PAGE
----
When you get hurt at work, you might not immediately begin thinking about filing a lawsuit against the responsible parties. Indeed, you are likely concerned with your worker’s compensation benefits and being able to pay your medical bills and monthly rent or mortgage payment.
Yet in the days and weeks following a serious accident on the job, injured workers in Indiana should realize that they may be able to seek compensation by suing a third party in certain situations. Filing a lawsuit against a third party may entitle you to additional forms of compensation, including for pain and suffering or the loss of enjoyment of life.
At Klezmer Maudlin, PC, we are committed to helping people who have suffered serious injuries at work in Indianapolis, Evansville and across Indiana. When you come to us about a worker’s compensation claim, we will analyze your case to determine whether you may be eligible to file a third-party lawsuit. Our experienced workers compensation lawyers can begin exploring your options with you today.
How to know if you may have a third-party suit
You might be wondering what we mean when we refer to a “third-party lawsuit.” While this might sound like a complicated legal term, we can explain how a third party lawsuit might entitle you to additional damages when you suffer an injury or illness on the job.
In short, if you get hurt at work, you typically will not file a claim against your employer even if your employer failed to take certain precautions concerning worker safety. In such a case, your employer usually will be covered by worker’s compensation insurance. However, there might be another party—someone who is not your employer or a co-worker—who was at fault in some way for your accident and resulting injuries. This other person is the third party against whom you might be able to file a lawsuit.
How can you know if you could file a third-party case? It is extremely important to discuss your case with a workers comp lawyer in Indianapolis who can help to determine the best way for you to seek damages.
There are a number of common work injuries that could lead to a successful third-party lawsuit, including:
- construction site injuries to subcontractors
- work-related car accidents
- injuries to delivery drivers at delivery sites
- injuries caused by defective or dangerous products
- slip and fall accidents
If someone other than your employer or co-worker causes an accident, or if you get hurt on property other than your place of employment where you are doing a job, you may be able to file a third-party claim.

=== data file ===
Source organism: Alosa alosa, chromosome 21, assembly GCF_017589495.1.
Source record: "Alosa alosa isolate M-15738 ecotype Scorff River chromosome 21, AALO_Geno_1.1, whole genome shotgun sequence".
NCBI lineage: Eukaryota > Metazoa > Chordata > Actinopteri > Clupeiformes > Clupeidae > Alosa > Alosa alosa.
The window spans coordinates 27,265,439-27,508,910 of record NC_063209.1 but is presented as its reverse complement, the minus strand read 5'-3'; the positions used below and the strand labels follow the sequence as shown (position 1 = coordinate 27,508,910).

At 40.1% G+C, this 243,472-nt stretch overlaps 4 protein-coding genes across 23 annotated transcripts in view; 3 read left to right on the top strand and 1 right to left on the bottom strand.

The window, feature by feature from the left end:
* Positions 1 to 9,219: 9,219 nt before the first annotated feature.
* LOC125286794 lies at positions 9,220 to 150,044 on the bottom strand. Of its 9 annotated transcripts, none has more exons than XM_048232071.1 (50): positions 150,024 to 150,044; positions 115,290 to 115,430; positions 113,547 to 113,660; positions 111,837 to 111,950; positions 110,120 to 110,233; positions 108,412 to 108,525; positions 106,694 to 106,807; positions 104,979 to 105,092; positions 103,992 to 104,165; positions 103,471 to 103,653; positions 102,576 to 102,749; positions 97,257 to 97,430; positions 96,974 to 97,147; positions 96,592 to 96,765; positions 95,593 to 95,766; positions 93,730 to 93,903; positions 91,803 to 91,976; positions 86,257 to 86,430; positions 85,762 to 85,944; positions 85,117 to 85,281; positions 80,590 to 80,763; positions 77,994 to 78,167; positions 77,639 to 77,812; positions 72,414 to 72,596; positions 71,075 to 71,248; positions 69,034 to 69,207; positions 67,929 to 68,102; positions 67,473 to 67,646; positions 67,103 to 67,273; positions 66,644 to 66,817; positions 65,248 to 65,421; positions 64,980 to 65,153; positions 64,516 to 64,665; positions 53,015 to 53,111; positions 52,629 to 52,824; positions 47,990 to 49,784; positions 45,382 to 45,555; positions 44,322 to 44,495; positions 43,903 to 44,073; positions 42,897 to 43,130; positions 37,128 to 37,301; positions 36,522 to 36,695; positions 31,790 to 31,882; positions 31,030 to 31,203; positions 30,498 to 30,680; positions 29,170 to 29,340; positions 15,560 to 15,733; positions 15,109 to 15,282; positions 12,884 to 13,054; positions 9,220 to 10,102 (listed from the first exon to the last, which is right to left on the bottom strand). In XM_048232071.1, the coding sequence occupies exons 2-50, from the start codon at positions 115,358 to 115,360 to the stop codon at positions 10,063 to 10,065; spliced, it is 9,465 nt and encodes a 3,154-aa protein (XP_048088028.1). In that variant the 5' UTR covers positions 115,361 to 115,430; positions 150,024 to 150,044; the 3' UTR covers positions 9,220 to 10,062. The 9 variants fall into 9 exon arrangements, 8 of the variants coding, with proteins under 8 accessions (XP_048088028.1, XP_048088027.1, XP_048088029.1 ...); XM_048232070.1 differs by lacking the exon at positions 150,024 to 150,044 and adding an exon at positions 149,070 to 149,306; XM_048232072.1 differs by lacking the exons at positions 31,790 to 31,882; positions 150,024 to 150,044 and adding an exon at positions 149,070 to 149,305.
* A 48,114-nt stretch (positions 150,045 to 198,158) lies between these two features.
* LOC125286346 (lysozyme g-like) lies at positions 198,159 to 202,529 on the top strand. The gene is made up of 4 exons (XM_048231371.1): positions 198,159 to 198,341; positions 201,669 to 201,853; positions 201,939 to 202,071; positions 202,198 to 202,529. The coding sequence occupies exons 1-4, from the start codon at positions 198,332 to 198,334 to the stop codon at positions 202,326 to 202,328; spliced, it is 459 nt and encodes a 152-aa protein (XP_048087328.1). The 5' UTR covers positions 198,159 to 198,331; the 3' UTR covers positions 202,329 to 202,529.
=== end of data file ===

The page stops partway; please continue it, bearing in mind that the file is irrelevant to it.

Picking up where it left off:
Construction site injuries to subcontractors
The most common types of worker’s compensation injuries that can also lead to a third-party lawsuit are those involving construction site injuries to subcontractors. Why do these incidents lend themselves so well to third-party claims? The U.S. Bureau of Labor Statistics (BLS) explains that a contractor is someone who is employed by one party, but is currently doing work on behalf of another company. Often, a subcontractor who gets hurt on a construction site might be able to file a lawsuit against a couple of different third parties, namely the general contractor or the property owner.
How might this work?
Let’s say there is a subcontractor who was working on scaffolding at a construction site and falls. The fall results in serious spinal cord injuries and broken bones. The subcontractor might be able to file a claim against the general contractor in addition to filing a worker’s compensation claim if the fall resulted in part from the general contractor’s negligence. In addition, the subcontractor may be able to file a third-party lawsuit against the property owner (where the construction took place) if the property owner failed to correct or warn about a hazard on the property that contributed to the accident. If a property owner subjects someone to a known hazard, that property owner may be liable for resulting accidents and injuries.
Car accidents during the course of employment
Another common workplace accident for which injured employees file third-party claims is a work-related car accident. Work-related auto accidents are discussed at length in a fact sheet from the Occupational Safety and Health Administration (OSHA).
Who is often the liable third party in these incidents? There may be a few different answers depending on the details of your case.
Let’s say that you are a delivery driver and are transporting items for your employer. While you are on the road, a distracted driver crashes into your van and causes serious injuries. That driver may be held liable through a third-party lawsuit.
In another example, you might be delivering items for your employer when a defective car part causes you to be involved in a single-vehicle accident that causes serious injuries. You may be able to file a third-party claim against the manufacturer of that defective car part. Whenever a defective product, (i.e. automobile brakes, dangerous machinery, etc.) causes a serious accident during the course of employment, the injury victim may be able to seek additional compensation from the designer, manufacturer, or retailer of the product.
Can you recover a settlement from worker’s comp and a third-party claim?
Many injured workers in Indiana want to know if they can obtain benefits from work